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Thermal mannequins Pamela and Victoria
Thermal mannequins, 'Pamela' and 'Victoria'

A University of Ulster mannequin designed to test room temperatures has taken part in a multi-million pound climate change research project. 

‘Pamela’ is usually based at Ulster’s Centre for Sustainable Technologies at Jordanstown, but she relocated to the University of Nottingham earlier this week to help find solutions for carbon reduction in solid wall homes. 

This is part of CALEBRE (Consumer-Appealing Low Energy Technologies for Building Retrofitting) - a £2 million four year (2008-2012) project, funded by the EPSRC and E.ON UK.  

‘Pamela’ joined fellow thermal mannequin, ‘Victoria’, from Loughborough University, at the specially designed E.ON 2016 Research House – a replica 1930s semi-detached house.  

Currently our homes account for almost a third of the carbon dioxide emitted in the UK. 

The government has set targets for all new homes to be zero carbon from 2016. But older houses will continue to emit carbon, this led energy company E.ON to build the 2016 Research House. 

It provides a unique test environment that will help researchers develop innovative solutions for improving the energy performance of older properties. 

The house enables practical assessments of the opportunities, implications and costs involved in modifying our older properties to minimise carbon emissions and reduce energy costs.  

The mannequins will provide data on the thermal comfort of the house. Their body is split into elements that record the skin temperature and can report on the amount of cooling or heating that the various parts of the body is subject to. 

Dr Philip Griffiths from Ulster’s School of the Built Environment said: “Until now such studies have required researchers to place people into the space and ask them to record how they felt, too warm, too cold or neutral.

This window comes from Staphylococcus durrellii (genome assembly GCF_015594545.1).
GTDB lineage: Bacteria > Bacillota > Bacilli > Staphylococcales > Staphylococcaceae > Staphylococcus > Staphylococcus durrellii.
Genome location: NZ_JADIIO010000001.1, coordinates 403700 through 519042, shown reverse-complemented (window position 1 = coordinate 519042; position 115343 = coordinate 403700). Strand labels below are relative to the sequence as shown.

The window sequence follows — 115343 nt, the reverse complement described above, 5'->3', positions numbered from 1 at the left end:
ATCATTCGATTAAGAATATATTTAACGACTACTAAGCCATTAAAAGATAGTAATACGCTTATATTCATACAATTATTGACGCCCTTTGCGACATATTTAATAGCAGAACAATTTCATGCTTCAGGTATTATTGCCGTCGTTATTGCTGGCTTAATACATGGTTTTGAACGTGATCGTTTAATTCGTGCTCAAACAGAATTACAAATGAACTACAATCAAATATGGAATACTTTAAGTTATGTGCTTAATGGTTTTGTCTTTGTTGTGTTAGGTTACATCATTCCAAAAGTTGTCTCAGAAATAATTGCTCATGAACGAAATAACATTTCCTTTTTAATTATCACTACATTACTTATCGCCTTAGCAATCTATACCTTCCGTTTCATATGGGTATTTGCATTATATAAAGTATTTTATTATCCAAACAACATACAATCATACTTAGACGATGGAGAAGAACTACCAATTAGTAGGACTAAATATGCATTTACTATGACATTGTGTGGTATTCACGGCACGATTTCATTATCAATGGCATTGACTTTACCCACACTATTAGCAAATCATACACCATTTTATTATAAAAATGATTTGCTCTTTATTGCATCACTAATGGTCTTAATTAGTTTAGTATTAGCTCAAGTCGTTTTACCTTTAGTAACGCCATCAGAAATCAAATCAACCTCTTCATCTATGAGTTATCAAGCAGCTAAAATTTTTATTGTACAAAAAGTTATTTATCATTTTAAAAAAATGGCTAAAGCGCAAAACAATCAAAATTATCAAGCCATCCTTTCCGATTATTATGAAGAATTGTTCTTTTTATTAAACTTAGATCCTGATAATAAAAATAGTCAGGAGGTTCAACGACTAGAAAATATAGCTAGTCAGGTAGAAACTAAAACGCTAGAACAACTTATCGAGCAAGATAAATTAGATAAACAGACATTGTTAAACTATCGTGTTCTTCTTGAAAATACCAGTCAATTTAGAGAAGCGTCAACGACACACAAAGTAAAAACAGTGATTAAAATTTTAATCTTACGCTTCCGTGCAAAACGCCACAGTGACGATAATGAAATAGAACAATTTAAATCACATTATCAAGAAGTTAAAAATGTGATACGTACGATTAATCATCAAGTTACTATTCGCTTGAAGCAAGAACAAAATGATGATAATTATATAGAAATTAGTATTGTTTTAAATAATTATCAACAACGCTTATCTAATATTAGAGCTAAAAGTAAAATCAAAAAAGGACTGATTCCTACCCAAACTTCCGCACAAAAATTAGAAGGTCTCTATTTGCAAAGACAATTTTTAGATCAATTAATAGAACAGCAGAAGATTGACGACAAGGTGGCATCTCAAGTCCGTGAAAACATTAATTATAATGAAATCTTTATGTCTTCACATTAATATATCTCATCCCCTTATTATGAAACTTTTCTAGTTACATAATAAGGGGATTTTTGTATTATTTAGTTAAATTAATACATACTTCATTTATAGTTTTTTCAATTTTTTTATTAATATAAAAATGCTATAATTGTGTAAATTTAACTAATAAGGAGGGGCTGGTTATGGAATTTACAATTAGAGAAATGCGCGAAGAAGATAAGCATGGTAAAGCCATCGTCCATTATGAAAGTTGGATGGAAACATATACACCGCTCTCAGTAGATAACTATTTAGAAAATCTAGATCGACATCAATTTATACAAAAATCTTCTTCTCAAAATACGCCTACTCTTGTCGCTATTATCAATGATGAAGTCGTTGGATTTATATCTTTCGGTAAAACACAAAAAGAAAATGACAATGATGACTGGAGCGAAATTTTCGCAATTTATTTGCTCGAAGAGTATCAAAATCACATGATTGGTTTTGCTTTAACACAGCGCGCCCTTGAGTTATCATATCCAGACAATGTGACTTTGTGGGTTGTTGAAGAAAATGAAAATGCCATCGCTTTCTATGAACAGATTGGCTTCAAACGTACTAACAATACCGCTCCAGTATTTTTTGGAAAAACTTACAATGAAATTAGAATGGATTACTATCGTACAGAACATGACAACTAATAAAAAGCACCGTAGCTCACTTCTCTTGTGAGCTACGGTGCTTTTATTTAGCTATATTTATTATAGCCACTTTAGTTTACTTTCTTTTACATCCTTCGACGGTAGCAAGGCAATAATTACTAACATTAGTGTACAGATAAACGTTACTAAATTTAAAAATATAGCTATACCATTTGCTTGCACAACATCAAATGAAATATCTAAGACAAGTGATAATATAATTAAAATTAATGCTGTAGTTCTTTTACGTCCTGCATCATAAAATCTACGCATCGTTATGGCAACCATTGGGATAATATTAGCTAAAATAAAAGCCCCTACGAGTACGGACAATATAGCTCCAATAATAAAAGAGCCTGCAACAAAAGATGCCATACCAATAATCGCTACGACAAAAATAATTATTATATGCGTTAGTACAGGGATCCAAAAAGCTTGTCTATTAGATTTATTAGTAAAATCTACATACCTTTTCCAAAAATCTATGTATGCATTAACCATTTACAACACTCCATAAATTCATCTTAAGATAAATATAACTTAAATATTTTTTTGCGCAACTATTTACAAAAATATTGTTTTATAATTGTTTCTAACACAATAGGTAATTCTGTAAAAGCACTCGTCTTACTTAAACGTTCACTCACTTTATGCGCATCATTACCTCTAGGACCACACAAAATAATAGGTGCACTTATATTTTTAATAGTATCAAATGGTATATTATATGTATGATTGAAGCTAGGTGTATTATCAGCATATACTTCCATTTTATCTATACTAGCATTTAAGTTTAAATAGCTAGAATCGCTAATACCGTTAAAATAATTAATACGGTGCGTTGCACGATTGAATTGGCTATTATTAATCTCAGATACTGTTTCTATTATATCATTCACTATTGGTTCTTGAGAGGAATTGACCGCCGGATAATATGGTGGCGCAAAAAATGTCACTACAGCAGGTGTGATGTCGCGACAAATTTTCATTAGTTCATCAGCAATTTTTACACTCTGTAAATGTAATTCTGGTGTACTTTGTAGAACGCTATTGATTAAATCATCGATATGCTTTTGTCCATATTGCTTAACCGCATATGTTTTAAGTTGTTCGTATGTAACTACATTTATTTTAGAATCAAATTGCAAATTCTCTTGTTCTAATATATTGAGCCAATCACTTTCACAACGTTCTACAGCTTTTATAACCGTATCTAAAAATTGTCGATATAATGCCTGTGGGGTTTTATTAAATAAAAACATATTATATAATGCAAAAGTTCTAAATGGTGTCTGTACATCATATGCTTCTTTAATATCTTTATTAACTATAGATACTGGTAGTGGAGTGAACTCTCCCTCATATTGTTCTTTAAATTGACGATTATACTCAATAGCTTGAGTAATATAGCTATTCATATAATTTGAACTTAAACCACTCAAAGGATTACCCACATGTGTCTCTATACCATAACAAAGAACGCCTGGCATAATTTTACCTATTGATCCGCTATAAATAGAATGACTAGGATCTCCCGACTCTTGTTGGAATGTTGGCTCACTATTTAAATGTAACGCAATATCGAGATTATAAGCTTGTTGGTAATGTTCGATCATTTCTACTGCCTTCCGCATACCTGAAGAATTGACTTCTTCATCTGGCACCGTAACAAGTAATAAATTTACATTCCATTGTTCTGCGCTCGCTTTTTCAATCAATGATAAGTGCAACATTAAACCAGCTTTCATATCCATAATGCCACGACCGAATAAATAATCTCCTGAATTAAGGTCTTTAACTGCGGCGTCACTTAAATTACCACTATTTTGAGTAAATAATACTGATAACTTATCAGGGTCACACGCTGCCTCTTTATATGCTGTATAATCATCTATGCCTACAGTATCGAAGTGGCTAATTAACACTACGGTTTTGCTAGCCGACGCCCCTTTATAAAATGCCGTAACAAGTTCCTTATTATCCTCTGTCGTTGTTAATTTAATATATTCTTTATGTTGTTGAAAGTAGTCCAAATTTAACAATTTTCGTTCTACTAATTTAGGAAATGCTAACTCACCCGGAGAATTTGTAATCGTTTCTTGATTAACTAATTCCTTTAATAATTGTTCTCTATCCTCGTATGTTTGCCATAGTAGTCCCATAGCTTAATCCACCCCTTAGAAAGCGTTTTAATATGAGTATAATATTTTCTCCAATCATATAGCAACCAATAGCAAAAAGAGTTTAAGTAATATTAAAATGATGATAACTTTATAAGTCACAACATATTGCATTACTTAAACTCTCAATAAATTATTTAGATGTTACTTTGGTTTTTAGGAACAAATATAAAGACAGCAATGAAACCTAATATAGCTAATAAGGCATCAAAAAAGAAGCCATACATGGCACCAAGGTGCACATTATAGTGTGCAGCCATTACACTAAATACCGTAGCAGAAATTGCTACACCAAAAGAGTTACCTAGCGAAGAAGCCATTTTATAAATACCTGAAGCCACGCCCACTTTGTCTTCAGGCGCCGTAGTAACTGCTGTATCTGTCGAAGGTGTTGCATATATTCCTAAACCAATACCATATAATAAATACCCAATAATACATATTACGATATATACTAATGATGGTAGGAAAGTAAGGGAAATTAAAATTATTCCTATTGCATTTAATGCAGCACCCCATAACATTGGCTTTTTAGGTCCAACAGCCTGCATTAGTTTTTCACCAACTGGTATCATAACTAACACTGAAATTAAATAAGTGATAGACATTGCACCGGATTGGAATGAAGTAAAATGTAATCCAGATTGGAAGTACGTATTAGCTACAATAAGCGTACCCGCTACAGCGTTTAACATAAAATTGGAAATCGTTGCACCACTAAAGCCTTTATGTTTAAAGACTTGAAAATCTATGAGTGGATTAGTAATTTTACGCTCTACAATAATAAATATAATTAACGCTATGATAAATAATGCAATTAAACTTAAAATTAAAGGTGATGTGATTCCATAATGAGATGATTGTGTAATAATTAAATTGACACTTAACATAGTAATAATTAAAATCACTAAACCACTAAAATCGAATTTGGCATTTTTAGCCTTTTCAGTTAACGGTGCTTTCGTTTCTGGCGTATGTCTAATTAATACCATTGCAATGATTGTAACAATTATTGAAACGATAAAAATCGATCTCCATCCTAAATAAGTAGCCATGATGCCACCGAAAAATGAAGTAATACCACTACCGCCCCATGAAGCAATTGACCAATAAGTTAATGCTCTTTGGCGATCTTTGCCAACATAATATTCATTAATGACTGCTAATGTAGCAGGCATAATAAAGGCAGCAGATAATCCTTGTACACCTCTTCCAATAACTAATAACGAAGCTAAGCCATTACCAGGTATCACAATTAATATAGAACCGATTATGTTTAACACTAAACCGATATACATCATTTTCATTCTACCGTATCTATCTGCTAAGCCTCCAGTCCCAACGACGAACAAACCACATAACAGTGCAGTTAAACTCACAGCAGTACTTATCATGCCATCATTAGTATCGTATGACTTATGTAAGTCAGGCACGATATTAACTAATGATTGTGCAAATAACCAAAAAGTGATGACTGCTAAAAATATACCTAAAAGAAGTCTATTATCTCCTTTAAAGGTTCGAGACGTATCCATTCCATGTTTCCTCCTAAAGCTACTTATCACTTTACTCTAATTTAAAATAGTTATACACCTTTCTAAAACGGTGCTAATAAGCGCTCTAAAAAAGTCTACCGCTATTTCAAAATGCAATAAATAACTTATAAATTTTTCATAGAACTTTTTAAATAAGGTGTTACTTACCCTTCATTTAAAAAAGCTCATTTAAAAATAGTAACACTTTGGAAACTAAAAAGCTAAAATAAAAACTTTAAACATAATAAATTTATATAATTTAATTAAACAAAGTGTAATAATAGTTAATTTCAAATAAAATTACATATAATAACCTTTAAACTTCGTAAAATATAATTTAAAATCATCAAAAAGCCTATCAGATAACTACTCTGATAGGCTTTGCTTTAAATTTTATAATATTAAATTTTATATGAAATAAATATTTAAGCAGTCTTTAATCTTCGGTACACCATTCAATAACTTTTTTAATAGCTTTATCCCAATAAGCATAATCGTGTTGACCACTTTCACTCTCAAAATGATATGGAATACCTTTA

“This can be subjective and requires a good sample of people to take part. ‘Pamela’ reports back a figure based upon the skin temperature, internal energy required, clothing levels and metabolic activity which can be used through established algorithms to provide a measure of thermal comfort. She can also be subjected to environments that are harmful to people. 

“Pamela can be left unattended, unlike human subjects she doesn’t complain if we subject her to extreme environments, and is able to give consistent reproducible results.   

“We hope to get an understanding from this field trial of how the temperature varies through a week with people using the building and the performance of the insulation materials inserted into the 2016 Research House.   

“It will help us better understand how we can successfully refurbish existing dwellings so that we can reduce our energy requirements. Energy security of supply is just as critical as reducing the release of CO2 and other greenhouse gases.” 

The University of Ulster will also be involved in the testing of vacuum glazing and air sources heat pumps at a later stage in the project.  

Loughborough University is the principal investigator in the CALEBRE study working alongside research partners at universities of Ulster, Nottingham, Heriot-Watt, Oxford and Warwick.